Rediscovered/Restored: Will the real wells of Southwell stand up? Searching for the South wells of the town

There are a number of locations. In this blog post extracted and revised from my book Holy Wells and Healing Spring of Nottinghamshire I explore where the well(s) of Southwell can be found.

There’s a monument it was easy to find!

The supposed South Well (SK 708 535) is commemorated by a brick monument called Paulinus Stone which has a plaque attached to it, recording the following:

“It is reputed that in the 7th century the water was used to baptise the first Christians in this part of Nottinghamshire and from that time on for several centuries the spring was considered to be a holy well the water of which was said to have healing qualities”

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The monument is above a small wooded area where there appears to be the dried up remains of a spring head, but this may not be the site referred to in the town’s name. I have been unable to find any supporting evidence for this claim and it seems unlikely that this remote location would be the site for the first settlement being a fair distance from the Minster.

Where else could it be?

Another nearer site was to be found in the Admiral Rodney public house, in King Street (SK 701 540) this being found in the corner of the bar but a recent visit did not find it. However, although close to the historic centre of the bar it seems unlikely to be the exact site.

The two other sites where in the Minster precincts. The Holy well (SK 701 538) found in the cloister leading to the Chapter House and probably used for liturgical purposes and the Lady well (SK 703 537) was found in the churchyard, immediately under the walls of the Choir on the north side of the Chapter House. William Wylie’s 1853 Old and New Nottingham notes that this later well was:

“merely a mock sunk to receive the overflowing of the spouts and the drainage from the church and that it was no great compliment to the holy patroness”.

Thus it was unlikely to be the third well. It is said to be marked by a stone with a W on it but I was unable to find it. It is interesting to note that there was a Roman villa south east of the Minster. Work in 1959 showed a large cold bath. Did the Holy well provide water for this bath? Both were filled in, the later being covered by a vestry built in 1915. It was filled in, in the 1764 where a clergyman called Fowler drowned in it.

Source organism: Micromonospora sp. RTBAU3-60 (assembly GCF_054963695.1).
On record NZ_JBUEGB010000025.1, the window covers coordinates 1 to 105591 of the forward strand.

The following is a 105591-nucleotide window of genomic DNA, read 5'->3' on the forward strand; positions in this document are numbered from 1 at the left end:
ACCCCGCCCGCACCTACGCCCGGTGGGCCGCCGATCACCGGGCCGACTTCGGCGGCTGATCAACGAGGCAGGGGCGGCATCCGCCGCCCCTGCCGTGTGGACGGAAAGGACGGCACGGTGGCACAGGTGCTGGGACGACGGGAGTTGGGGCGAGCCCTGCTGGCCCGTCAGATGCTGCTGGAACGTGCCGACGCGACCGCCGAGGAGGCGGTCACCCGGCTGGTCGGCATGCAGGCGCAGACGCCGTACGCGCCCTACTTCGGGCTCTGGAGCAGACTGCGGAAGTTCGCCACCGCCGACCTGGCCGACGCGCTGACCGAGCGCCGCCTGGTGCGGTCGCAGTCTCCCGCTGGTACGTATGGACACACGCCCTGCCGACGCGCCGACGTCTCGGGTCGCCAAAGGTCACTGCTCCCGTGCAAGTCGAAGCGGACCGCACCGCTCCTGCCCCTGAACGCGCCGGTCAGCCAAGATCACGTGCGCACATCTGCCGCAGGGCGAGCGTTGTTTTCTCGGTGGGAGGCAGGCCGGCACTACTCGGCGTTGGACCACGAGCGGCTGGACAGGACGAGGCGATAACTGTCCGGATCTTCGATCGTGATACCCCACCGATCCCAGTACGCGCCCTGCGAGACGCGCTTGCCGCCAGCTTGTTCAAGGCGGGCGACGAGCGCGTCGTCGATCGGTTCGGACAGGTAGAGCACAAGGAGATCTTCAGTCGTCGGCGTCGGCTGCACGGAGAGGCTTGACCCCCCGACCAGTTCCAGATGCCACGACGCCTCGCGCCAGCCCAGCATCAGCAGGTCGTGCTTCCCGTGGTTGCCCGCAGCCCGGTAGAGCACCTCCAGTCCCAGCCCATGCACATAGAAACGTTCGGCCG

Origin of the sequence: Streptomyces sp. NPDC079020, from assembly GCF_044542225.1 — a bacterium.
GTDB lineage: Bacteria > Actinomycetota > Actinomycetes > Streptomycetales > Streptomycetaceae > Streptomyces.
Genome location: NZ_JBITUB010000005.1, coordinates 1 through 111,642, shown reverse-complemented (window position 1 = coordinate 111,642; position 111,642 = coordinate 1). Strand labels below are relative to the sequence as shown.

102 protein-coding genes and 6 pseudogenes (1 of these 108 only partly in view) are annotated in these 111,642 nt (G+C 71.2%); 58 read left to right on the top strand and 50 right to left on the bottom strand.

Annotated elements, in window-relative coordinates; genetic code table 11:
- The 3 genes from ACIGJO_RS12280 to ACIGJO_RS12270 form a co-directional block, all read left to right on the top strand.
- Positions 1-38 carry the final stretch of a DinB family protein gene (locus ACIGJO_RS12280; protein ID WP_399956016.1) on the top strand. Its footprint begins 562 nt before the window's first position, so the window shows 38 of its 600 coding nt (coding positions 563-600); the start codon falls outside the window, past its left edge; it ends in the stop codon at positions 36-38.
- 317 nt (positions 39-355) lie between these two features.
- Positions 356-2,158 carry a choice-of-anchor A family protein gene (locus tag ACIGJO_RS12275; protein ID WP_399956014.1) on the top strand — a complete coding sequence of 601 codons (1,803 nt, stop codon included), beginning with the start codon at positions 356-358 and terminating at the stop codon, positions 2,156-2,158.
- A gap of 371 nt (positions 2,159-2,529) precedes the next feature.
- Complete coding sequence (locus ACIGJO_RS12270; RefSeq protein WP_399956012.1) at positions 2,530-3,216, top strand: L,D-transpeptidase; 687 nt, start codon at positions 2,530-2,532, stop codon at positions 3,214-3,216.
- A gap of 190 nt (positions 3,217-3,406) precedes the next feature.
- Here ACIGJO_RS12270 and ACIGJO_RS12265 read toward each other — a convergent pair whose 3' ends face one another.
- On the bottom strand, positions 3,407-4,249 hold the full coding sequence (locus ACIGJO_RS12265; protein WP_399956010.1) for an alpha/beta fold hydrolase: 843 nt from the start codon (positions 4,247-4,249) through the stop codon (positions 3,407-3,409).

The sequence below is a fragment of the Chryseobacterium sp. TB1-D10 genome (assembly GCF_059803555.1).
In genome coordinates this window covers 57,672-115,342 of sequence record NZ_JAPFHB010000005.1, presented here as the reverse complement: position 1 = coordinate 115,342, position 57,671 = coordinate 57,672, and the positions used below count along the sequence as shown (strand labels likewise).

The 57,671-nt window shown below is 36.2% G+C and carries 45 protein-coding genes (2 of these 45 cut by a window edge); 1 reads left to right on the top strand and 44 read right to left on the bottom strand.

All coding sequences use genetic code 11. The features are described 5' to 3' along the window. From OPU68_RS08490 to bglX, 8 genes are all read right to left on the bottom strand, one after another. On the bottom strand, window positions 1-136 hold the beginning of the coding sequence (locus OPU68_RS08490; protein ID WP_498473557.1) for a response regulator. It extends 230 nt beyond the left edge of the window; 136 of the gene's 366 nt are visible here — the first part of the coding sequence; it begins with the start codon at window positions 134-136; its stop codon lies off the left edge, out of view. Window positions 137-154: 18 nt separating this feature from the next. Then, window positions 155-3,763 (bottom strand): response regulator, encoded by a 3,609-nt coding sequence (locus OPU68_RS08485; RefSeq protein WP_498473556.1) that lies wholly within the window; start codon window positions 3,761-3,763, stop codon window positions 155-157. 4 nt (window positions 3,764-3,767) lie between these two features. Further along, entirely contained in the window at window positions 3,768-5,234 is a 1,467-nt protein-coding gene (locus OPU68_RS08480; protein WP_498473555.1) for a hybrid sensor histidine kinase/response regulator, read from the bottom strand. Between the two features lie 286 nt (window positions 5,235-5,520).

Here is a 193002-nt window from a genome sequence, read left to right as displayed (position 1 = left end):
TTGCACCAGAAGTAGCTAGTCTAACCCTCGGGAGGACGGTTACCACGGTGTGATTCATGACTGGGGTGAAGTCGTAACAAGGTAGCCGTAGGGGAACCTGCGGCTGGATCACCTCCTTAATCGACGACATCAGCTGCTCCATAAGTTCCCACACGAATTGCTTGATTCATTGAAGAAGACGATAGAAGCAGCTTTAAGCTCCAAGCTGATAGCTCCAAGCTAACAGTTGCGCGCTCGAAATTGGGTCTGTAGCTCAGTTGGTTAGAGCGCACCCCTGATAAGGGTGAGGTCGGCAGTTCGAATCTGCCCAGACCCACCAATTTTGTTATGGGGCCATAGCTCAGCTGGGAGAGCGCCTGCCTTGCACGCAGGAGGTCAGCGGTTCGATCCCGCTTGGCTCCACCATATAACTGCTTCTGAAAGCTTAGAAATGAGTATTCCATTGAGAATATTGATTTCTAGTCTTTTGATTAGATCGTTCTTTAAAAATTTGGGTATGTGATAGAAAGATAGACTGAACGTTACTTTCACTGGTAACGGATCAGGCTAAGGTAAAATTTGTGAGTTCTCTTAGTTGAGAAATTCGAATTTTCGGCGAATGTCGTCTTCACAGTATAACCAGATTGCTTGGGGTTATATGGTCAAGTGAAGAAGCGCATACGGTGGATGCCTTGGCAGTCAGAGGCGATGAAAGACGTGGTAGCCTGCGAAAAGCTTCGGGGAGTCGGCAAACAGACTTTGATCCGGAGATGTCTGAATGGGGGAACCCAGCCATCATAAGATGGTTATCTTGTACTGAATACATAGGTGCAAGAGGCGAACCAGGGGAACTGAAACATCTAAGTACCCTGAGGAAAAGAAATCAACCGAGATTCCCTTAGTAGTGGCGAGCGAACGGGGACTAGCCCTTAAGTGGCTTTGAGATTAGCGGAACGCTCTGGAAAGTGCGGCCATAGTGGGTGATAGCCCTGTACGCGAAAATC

Has the titular well been found?

However, I feel that the most obvious example was the Lord’s Well (SK 705 537) and this supported by Robert Shilton (1818) The History of Southwell in the county of Nottinghamshire who notes:

“The received opinion is, that the place took its name from a well on the south side of the town of some note formerly as effectual in the cure of rheumatism and there was once a stone recess for the convenience for bathers, this was called the Lord’s Well, probably from its spring rising in the demesne of the Lord of the Manor…”

According to Dickinson in his 1787 work on the History of Southwell, an attempt was made to develop it into a spa, but by 1801 it was noted that it was only used by boys for amusement. Accordingly, this still survives in some form in the private gardens of the Residence. However, according to the present Dean there appears to be no spring or well arising there but a more likely site is to be found in the Archbishop’s Palace. Here can be found a site which would fit Shilton’s description. It is a rectangular structure made of squared stone, five foot by three foot approximately, which could easily have been used a bath. It looks of some age but may be modern. A spring appears to fill it, and this arises at the edge of the lawn and flows from a carved head (probably modern in date). The structure is located a few feet from the ruins of the Archbishop’s Palace, so it would seem likely that this is the site and it is surprising it has been missed over the years. The site is at SK 701 537 but again a recent visit did find it still there but filled in and dry. If it is the titular spring it is deplorable treated!

 

Guest blog post: Ffynnon Leinw – Holy Well or natural wonder by Tristan Gray Hulse (Part one)